WordPress Theme Header Template

Now we get into the nitty-gritty: building up your header.php and validating your theme with an HTML Doctype. There’ll be a lot of PHP in this lesson but don’t despair. We’re also going to do two, essential, and kinda neat, search engine optimization tricks and start tricking out your theme with a functions.php file.

The Head Section

Right now your very blank WordPress Theme is technically invalid. That’s because it’s missing a Doctype telling the browser how to interpret the HTML it’s seeing. We’re going to use the XHTML Transitional Doctype. There are other options but right now, XHTML transitional is the best bet for a WordPress Theme.

Open up header.php and paste the following code there, before anything else.

<!DOCTYPE html PUBLIC "-//W3C//DTD XHTML 1.0 Transitional//EN" "http://www.w3.org/TR/xhtml1/DTD/xhtml1-transitional.dtd">

We’re also going to add some attributes to your opening HTML tag that will make they type of page we’re creating more apparent to the browser. Replace the currenttag in header.php with the following line.

<html xmlns="http://www.w3.org/1999/xhtml" <?php language_attributes(); ?>>

Now we’re going to get into the get into thesection of your WordPress Theme. Thesection contains meta-information about a web page. Typically stuff like the document title seen at the top of your browser (and in search engine results), and links to style sheets and RSS feeds.

But first open up your functions.php file. We’re going to add a little helper function there, that’ll come in handy when we’re creating the document title. It’s going to give us a page number that we can add to the title.

Start off functions.php with

<?php 

and 2 lines down (I like to leave a couple of lines between functions) paste the following 2 PHP functions:

// Make theme available for translation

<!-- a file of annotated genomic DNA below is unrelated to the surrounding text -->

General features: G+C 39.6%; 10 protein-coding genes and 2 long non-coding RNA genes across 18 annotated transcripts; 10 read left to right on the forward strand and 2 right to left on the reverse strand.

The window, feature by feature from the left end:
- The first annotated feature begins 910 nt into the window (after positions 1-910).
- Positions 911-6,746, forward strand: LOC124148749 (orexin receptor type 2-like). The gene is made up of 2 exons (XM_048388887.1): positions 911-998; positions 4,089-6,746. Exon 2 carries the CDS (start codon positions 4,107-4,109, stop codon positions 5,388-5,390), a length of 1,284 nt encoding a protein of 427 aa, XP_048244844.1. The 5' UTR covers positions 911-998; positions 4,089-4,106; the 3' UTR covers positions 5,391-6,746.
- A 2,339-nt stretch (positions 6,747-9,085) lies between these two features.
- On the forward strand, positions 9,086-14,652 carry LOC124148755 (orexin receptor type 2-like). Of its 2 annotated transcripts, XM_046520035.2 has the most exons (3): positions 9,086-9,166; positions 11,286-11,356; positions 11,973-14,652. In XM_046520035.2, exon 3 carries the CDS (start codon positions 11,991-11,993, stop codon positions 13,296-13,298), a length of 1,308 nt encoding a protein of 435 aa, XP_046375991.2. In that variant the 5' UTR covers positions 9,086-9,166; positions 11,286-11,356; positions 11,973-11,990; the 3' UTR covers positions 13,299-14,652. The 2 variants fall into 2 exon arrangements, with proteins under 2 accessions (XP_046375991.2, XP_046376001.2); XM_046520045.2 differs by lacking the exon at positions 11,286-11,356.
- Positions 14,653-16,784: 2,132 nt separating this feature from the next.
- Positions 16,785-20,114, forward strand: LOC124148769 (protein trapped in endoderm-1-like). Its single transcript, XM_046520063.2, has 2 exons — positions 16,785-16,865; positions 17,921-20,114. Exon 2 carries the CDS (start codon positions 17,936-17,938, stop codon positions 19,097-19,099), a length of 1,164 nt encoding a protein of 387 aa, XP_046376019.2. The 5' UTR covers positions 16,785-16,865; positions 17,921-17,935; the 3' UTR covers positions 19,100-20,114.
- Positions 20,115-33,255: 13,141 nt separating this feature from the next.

// Translations can be filed in the /languages/ directory
load_theme_textdomain( 'your-theme', TEMPLATEPATH . '/languages' );

$locale = get_locale();
$locale_file = TEMPLATEPATH . "/languages/$locale.php";
if ( is_readable($locale_file) )
    require_once($locale_file);

// Get the page number
function get_page_number() {
    if ( get_query_var('paged') ) {
        print ' | ' . __( 'Page ' , 'your-theme') . get_query_var('paged');
    }
} // end get_page_number

The first function tells WordPress we want to make our theme available for translation and that translation files can be found in our theme folder in a folder called “languages”. If you’re going to create a WordPress Theme you should always try your best to make sure everything is translatable. You never know when you or someone else is going to need hard-coded content available in another language.

In our next function, get_the_page_number(), you’ll see some translatable text. It looks like this:

__( 'Page ' , 'your-theme')
Can you guess what get_page_number() is doing? If you take a look inside the function you can see that we’re checking with an IF statement to see if we’re on a paged page, you know, where you are when you click “older posts”. If you are, this function will print a bar separator and the current page number.

The text ready for translation is “Page “ followed by the directory name of our theme; in this case, “your-theme”. Pretty straightforward but there are couple other ways to write translatable text. We’ll get to them when we come to them.

Also, If you’re new to PHP I want you to notice something else here. Anything after the double slash (//) is ignored and used as a comment. You’ll be seeing that a lot.

Alright, back to the <head> section of header.php.

Replace <head></head> with the following code: